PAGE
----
Watts up? Hills stump new electric buses
Cape Town finds Chinese vehicles lack pep as it awaits result of tender inquiry
SA's first electric buses face an unexpected obstacle in the mountainous Mother City: hills. Cape Town councillors heard this week that the 11 buses in a R128m pilot project could not handle many of the inclines.
"The buses are required to be able to achieve 60km/h on a 4% gradient. The performance has not been met," councillors were told. "Tests are under way to increase the power to drive motors."
The buses were ordered for the MyCiTi bus rapid transit fleet, and are due to be evaluated as alternatives to their diesel cousins on the N2 Express route. This includes Hospital Bend, with a gradient of 6.5%.
The mechanical problem with the buses, manufactured by BYD of China, comes on top of a forensic probe after allegations that mayor Patricia de Lille and senior city officials set up meetings with BYD before the company clinched the deal.Suspended transport commissioner Melissa Whitehead was also implicated in the alleged irregularities. The outcome of the probe - by law firm Bowmans - is still outstanding, and De Lille has repeatedly denied the allegations against her.
The buses for the pilot project have been assembled on chassis imported from BYD, in the industrial area of Blackheath, and are parked there, emblazoned with "zero emissions" logos.
To accommodate the unmet "specification issue", councillors were told in documents that "funds will be rolled over in the August 2018 adjustments budget".
But Steven Chang, BYD's deputy GM for the Middle East and Africa, told the Sunday Times all was in order.
"The buses built for the City of Cape Town did meet the specifications, and the city did arrange a road test to verify performance," he said in an e-mail.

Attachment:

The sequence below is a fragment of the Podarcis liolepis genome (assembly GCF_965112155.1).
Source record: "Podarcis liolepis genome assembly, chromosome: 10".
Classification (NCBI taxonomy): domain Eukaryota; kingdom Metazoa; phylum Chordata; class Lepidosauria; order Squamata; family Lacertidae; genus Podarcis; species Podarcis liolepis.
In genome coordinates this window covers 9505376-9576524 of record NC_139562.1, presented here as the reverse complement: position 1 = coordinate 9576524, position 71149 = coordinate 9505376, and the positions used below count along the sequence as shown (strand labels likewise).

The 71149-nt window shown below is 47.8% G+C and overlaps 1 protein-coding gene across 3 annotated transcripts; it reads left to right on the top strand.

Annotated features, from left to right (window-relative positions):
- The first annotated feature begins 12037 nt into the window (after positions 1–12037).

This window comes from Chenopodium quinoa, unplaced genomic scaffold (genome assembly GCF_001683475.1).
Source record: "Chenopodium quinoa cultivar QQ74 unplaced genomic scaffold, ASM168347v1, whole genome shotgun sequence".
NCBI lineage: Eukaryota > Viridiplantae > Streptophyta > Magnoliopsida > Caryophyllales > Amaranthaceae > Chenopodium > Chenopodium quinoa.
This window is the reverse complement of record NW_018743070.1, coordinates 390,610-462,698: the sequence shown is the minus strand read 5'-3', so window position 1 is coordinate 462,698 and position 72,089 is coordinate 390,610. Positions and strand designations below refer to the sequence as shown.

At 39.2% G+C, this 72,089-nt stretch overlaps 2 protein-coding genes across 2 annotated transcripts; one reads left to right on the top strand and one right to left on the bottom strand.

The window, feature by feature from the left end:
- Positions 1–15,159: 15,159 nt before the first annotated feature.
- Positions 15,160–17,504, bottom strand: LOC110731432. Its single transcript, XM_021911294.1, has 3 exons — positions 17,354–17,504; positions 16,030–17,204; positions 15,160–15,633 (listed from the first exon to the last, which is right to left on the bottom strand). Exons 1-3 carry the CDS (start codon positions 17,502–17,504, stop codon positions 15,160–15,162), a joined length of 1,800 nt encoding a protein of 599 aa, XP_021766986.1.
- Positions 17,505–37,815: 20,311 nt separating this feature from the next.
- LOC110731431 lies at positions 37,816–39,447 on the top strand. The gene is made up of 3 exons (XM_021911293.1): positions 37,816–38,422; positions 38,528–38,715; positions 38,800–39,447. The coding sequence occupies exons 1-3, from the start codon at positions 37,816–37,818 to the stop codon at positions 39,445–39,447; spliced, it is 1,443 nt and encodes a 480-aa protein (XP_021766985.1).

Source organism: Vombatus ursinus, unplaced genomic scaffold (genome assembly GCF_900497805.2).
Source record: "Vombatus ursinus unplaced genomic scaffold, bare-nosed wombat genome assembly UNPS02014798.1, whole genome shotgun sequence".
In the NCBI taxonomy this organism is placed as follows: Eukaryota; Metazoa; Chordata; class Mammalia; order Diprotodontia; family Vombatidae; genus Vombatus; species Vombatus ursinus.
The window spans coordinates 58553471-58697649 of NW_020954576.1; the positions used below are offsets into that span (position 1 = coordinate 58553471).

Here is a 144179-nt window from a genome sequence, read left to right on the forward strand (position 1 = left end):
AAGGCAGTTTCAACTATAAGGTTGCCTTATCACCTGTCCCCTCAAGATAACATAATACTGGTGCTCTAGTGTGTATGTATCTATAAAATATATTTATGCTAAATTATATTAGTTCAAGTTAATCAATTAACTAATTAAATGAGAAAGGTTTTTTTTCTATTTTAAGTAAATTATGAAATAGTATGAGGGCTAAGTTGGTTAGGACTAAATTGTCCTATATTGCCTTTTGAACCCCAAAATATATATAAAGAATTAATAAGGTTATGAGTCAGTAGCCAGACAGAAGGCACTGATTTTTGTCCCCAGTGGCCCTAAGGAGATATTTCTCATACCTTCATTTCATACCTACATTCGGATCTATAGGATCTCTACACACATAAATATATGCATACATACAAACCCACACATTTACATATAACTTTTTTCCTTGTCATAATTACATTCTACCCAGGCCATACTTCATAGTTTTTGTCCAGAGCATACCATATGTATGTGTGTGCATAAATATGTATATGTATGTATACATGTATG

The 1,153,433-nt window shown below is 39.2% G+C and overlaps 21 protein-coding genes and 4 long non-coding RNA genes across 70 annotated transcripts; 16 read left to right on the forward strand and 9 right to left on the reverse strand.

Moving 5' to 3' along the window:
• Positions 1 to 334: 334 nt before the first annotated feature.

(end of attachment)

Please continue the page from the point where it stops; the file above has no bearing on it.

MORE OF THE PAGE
"Our understanding is this is just a normal process like our other customers did. Buses were signed off by the city officials after the successful road tests. Once the city starts to operate these buses, we would like to invite you to take a trial. You will have a much better feeling compared to diesel buses - quiet, nice-looking and no toxic smells."City of Cape Town spokesperson Priya Reddy said the city could take delivery only once the investigation of the tender was completed.
Asked about the specifications given to BYD, Reddy said: "The specifications called for battery-powered low-entry buses of 12m nominal length and a minimum range of 200km between charging, as well as depot-charging equipment. The specification was based on the city's.
MyCiTi bus specifications, but modified to incorporate an electric motor and battery-powered drive.
"The specifications also set out certain performance criteria such as range, speed on grades and maximum battery-charging time. Further, minimum local production and content values with respect to the manufacture of bus bodies was specified."
Bheki Hadebe, the ANC chief whip in the city's transport portfolio committee, described the revelation that the buses cannot cope with many of the city's hills as "shocking and surprising".
He added: "Another thing that we have raised, sharply, was [that] the procurement of these buses be put on hold pending the investigation into this tender.
"We have not received feedback on that investigation. We are concerned that by the time the investigators' report is tabled before us the buses will have been delivered to the city. It will then be difficult for us to reverse the process should the finding confirm that there [are] irregularities and bias in the procurement process."Deputy mayor Ian Neilson said Bowmans was still investigating. "I think they were due to report to us this month but my latest information is that it has been delayed. I don't have a date yet."
In August 2015, according to city documents, council contract manager Sidney Pretorius wrote to MyCiTi manager John Martheze saying: "We are in the process of facilitating procurement of electric buses from BYD." This was five months before the deadline for tenders.
The agenda drawn up for a visit to Cape Town the following month by two BYD executives, AD Huang and Brian Li, included a meeting with De Lille and the items "detailed finalisation of specifications", "finalise and conclude business agreement" and "confirmation of roll-out times".
The council accepted BYD's tender for the buses in August 2016, rejecting bids from GridCars, Zest WEG Electric, Marcopolo SA and Real African Works Industries.